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I've submitted some of my work to an agent that requested an exclusive submission. They say that after 6 weeks of no contact I can assume a rejection.

My question is this: would I be breaking my exclusive submission if I submitted similar, but not the same, work to a different agent before the 6 weeks have expired?

If it makes a difference, one of the stories that I'd like to submit is in the same world/series as one that was submitted to the first agent.

  • If both got published, would anybody involved think you'd double-submitted? Or are they unrelated (other than being in the same setting/series)? – Monica Cellio Feb 2 '16 at 19:29
  • The characters are related - It's a picture book series that I've been working on for a while, so while the stories are different, the characters are the same. – DoWhileNot Feb 2 '16 at 20:00
  • I'd wait 6 weeks. That's not a long time in publishing. – S. Mitchell Feb 2 '16 at 21:21
  • Just having a conversation with an agent is a big deal. However, this seems like a statement published on her website. Do you have a prior relationship with her? My go to advice columnist for publishing is Jane Friedman who has recommended in these situations to continue to draft query letters. Is she right? I don't know. I've never done the "exclusive" thing. – Stu W Feb 3 '16 at 3:31
  • I have no prior relationship with the agent - this is a slush submission. They request a 6 week exclusive submission - it's listed on the submissions page of their website. I'm not experienced enough with submitting to children's book agents yet to know if that's a common thing or not. Actually that might make a good question here... – DoWhileNot Feb 3 '16 at 3:48
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You never MUST submit to someone who requests exclusive submissions, but once you've done it you should take it seriously. It would be surprisingly good fortune to have the two different books in your series accepted by different agents, but if it happened it could put you in a tough situation.

Given that their window is only a month and a half, I would wait it out, and then pick agents without that requirement for your next round of submissions.

  • Very good point. That would be a rather tough situation. Waiting is hard, but it won't kill me. Thanks. – DoWhileNot Feb 3 '16 at 19:09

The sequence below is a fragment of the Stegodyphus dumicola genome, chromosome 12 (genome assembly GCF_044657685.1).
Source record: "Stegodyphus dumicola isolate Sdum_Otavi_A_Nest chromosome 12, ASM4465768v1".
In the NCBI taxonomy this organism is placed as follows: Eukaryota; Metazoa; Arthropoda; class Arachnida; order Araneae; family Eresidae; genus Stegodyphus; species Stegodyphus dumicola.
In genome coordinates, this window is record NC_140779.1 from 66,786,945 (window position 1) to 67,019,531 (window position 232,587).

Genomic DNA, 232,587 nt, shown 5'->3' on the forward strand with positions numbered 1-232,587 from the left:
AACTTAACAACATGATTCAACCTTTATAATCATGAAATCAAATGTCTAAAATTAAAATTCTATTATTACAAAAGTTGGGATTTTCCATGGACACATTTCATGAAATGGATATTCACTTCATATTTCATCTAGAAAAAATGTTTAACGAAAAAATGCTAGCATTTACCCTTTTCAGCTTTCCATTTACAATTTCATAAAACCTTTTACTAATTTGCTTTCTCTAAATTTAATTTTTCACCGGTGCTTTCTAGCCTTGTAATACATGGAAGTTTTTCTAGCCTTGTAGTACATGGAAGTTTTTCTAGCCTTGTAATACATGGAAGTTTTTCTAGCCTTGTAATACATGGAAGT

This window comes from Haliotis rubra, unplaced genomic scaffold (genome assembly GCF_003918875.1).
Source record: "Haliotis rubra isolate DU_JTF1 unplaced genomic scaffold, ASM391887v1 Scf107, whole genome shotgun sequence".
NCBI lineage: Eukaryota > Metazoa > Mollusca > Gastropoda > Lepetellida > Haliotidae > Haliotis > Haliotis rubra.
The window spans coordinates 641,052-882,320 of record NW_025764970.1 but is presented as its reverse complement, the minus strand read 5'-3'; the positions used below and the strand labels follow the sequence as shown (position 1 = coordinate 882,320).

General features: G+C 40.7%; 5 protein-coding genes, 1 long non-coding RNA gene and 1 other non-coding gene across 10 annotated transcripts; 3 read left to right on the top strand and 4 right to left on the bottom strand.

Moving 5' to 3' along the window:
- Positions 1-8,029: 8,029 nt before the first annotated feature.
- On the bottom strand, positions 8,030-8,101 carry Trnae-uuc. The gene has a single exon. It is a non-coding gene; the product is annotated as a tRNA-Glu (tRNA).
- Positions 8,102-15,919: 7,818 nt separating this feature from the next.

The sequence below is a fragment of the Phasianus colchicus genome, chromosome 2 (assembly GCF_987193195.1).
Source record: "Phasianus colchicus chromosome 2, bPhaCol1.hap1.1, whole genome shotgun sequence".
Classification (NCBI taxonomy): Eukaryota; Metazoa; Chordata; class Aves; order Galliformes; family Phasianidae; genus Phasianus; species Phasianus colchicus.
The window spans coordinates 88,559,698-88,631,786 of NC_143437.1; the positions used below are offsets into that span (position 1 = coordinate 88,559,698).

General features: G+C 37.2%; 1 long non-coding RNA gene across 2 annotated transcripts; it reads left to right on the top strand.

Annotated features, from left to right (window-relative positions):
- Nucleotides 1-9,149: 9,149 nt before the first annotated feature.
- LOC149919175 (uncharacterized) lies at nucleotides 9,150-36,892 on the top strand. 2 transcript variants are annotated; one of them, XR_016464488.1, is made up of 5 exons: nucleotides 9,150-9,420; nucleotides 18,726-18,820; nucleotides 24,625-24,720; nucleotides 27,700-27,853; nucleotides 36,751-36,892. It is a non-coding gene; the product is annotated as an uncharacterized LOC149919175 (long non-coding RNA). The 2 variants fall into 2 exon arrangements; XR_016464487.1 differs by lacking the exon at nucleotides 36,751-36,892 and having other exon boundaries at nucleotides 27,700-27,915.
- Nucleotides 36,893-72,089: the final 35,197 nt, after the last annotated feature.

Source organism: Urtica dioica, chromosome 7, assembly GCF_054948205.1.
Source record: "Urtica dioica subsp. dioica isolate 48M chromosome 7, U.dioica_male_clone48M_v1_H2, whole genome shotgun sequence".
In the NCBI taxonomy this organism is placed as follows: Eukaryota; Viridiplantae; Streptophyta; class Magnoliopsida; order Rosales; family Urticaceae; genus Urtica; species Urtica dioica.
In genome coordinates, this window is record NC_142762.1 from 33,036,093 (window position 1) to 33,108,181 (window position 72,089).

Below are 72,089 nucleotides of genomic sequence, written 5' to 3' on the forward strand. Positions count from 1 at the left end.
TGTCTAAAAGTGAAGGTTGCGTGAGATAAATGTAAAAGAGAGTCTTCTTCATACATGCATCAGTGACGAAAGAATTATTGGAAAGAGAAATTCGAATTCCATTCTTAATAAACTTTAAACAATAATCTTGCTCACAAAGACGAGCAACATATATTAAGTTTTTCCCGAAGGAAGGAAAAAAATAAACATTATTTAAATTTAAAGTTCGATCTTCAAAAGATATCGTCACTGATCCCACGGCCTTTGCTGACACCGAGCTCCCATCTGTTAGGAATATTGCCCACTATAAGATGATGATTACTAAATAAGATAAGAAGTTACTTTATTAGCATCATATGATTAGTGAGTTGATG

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I definitely wouldn't send out the other book that contains the same characters. Rather, I would wait four weeks and then send out your original submission to someone else.

The reasoning behind this is because the last time I submitted something it took a week just to travel across the country and arrive at the publishers office. You can safely assume that the majority of the second week, your submission will be in the slush pile awaiting review. This system will prevent you from crossing the line with your exclusive submission because it is highly doubtful that the second publisher will be calling you the same day or week that your submission arrives at their office. It does however, help you to minimize your thumb twiddling time waiting on a response.

The most important thing that you should do is update your query letter to include the fact that you now have two related books with reoccurring characters. If the publisher allows for simultaneous submissions, you may even be able to send both at once the next time you submit.

Because it is only six weeks, you could even submit your completed second book to the original agent. Have your query letter up to date to include reference to the other title and try to wait the six weeks or at minimum the four weeks before sending to someone else.

Ultimately it is your material and your work so you make the decisions on what to do with it. Try to respect the publisher/agent's wishes, but respect your time too. Try to see through anything that seems overly picky.

Another big, highly important thing is to always stand by your word. If in your query letter you have stated that you are sending an exclusive submission, then they will assume it means for the whole six weeks and thus you need to stand by your word and wait. I generally don't build any false hope with the publisher/agent with that regard. It is best to not have your query letter include any promises that you can't or don't want to keep.

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